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Not everyone ‘gets’ International Rules

I’m sitting at The Moseley, a bar and restaurant partly owned by Travis Boak and Robbie Gray, in the heart of Glenelg, listening to Gerard Healy speak about how “not everybody ‘gets’ International Rules.”

Not all fans of Aussie Rules are fans of the hybrid game.

Gerard tells me later that he has attended all bar two of the series between Australia and Ireland since he pulled on the jumper in 1986. He just loves the game.

As I look around the restaurant, I see Nat Fyfe sitting a few seats away from me.

In September 2013, just over a month before I was drafted to North Melbourne, I was sitting in the stands watching Fremantle fall to Hawthorn in the Grand Final. Draped in my well-worn purple, green and red scarf, I watched Nat Fyfe battle hard, finishing with 28 disposals. I felt that day like I rode every bump along with him. He was one of my favourite players.

And now, four years later, I’m sitting in The Moseley, with Nat Fyfe as my teammate, preparing to line up for Australia. It’s a little surreal.

As the trip progresses, I discover that I’m not alone in feeling the immense privilege of playing alongside football heroes from my adolescence. Every player here is excited to have the opportunity to play with and learn from each other.

It’s not just about playing the game together; it’s the time we get to spend together outside of that, and the chance to train together.

Immediately, I am impressed with the dedication and the work ethic of the athletes I am surrounded by.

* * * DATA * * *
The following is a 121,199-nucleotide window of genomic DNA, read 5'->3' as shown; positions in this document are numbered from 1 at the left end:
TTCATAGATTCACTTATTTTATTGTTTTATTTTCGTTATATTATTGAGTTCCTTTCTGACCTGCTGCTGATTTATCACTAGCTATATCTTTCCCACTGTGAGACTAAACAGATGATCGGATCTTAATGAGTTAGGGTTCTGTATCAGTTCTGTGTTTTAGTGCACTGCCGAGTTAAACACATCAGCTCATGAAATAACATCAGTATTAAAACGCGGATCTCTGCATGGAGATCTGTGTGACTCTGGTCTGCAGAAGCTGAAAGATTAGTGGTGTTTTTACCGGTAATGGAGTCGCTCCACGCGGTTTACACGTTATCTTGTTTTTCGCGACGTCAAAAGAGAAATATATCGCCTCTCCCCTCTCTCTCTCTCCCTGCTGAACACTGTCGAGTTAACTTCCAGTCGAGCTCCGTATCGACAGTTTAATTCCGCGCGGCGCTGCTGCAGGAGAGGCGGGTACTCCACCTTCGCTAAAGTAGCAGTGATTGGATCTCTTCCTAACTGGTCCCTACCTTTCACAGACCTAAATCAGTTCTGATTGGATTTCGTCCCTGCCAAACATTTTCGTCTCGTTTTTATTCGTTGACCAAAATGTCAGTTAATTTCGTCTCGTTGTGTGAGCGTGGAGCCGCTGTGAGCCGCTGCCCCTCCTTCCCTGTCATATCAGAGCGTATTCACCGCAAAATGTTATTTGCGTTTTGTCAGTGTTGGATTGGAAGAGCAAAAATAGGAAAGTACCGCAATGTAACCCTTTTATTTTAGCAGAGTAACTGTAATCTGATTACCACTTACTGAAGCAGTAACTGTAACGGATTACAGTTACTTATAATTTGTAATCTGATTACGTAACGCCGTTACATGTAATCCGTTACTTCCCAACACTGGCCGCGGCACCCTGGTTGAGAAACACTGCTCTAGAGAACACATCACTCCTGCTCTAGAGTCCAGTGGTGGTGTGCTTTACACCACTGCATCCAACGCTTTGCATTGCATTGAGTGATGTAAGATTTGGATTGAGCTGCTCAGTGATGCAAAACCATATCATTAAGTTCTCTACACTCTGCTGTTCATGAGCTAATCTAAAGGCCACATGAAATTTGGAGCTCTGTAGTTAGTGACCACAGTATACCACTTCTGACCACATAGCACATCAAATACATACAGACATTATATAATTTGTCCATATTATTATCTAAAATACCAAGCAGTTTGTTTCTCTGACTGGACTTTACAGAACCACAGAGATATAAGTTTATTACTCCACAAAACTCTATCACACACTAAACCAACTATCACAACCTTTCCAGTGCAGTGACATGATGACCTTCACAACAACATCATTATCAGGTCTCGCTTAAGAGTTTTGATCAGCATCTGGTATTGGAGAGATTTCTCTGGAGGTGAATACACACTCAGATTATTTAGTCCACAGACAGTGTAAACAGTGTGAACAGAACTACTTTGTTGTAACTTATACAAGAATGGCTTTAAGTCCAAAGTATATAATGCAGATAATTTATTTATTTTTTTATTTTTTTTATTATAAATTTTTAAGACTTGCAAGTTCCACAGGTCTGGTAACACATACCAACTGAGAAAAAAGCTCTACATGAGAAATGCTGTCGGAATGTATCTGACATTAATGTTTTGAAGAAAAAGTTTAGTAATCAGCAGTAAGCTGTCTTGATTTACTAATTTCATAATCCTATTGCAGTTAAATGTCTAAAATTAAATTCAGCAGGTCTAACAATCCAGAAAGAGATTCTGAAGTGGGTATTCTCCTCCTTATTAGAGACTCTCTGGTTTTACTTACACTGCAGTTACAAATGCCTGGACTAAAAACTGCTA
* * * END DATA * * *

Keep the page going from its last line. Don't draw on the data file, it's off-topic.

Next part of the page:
Nat attacks training hard, executing every skill with precision. Eddie Betts maneuvers the round ball with ease. Travis Boak flies around the oval after training at the head of a large group completing an extra, self-motivated running dose.

It shows me how much more I need to do, and the work I need to put in, if I’m ever to elevate myself to their level. Watching them train gives me extra motivation to take back to Arden St for pre-season.

Learning the ropes of the round ball, the rules and tactics are a challenge, but they are a challenge we relish. As Australian Rules Footballers, this is our only chance to put on the green and gold and represent our country.

The AFL are fostering a culture of competitiveness and pride in playing for our country, and the players are buying in. Make no mistake — we want to win.

The spectacle for fans is a different one, but it’s nonetheless engaging. The second Test was one of the more exciting sporting games I’ve been a part of.

When Ireland kicked a second goal early in the match to take the series lead, I can assure you they were up and about. They wanted to win as much as we did.

And when Dayne Zorko miraculously put the ball over with his left boot to seal the game, the crowd at Subiaco Oval erupted.

The atmosphere was awesome. It wasn’t the biggest crowd, but everyone there was certainly enjoying International Rules football.

Playing for Australia in the International Rules Series was an unbelievable experience for me, and I’d do it again in a heartbeat if given the chance.

It’s true what Gerard said — not everyone ‘gets’ International Rules. But I sure do. And I’m not the only one.